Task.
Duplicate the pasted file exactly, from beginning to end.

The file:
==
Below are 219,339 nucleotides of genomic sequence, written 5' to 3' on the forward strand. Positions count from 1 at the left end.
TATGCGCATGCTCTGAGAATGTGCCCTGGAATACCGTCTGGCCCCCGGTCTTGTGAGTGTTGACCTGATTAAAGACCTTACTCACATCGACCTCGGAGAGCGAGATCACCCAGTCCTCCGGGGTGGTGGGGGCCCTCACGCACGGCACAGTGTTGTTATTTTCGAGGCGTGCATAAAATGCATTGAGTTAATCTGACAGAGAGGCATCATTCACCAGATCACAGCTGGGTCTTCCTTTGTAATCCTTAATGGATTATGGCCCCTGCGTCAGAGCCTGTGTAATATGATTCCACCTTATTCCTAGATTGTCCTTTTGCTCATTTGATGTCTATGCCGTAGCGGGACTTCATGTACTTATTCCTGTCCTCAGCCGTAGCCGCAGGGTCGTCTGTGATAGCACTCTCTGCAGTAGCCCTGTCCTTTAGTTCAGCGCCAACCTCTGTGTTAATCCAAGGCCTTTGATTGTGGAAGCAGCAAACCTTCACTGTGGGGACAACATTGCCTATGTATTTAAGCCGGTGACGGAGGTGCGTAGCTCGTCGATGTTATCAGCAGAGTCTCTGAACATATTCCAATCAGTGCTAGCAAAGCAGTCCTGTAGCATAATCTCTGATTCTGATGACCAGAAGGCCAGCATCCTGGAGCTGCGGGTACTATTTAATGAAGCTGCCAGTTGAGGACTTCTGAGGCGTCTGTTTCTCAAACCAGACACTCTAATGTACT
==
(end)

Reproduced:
Below are 219,339 nucleotides of genomic sequence, written 5' to 3' on the forward strand. Positions count from 1 at the left end.
TATGCGCATGCTCTGAGAATGTGCCCTGGAATACCGTCTGGCCCCCGGTCTTGTGAGTGTTGACCTGATTAAAGACCTTACTCACATCGACCTCGGAGAGCGAGATCACCCAGTCCTCCGGGGTGGTGGGGGCCCTCACGCACGGCACAGTGTTGTTATTTTCGAGGCGTGCATAAAATGCATTGAGTTAATCTGACAGAGAGGCATCATTCACCAGATCACAGCTGGGTCTTCCTTTGTAATCCTTAATGGATTATGGCCCCTGCGTCAGAGCCTGTGTAATATGATTCCACCTTATTCCTAGATTGTCCTTTTGCTCATTTGATGTCTATGCCGTAGCGGGACTTCATGTACTTATTCCTGTCCTCAGCCGTAGCCGCAGGGTCGTCTGTGATAGCACTCTCTGCAGTAGCCCTGTCCTTTAGTTCAGCGCCAACCTCTGTGTTAATCCAAGGCCTTTGATTGTGGAAGCAGCAAACCTTCACTGTGGGGACAACATTGCCTATGTATTTAAGCCGGTGACGGAGGTGCGTAGCTCGTCGATGTTATCAGCAGAGTCTCTGAACATATTCCAATCAGTGCTAGCAAAGCAGTCCTGTAGCATAATCTCTGATTCTGATGACCAGAAGGCCAGCATCCTGGAGCTGCGGGTACTATTTAATGAAGCTGCCAGTTGAGGACTTCTGAGGCGTCTGTTTCTCAAACCAGACACTCTAATGTACT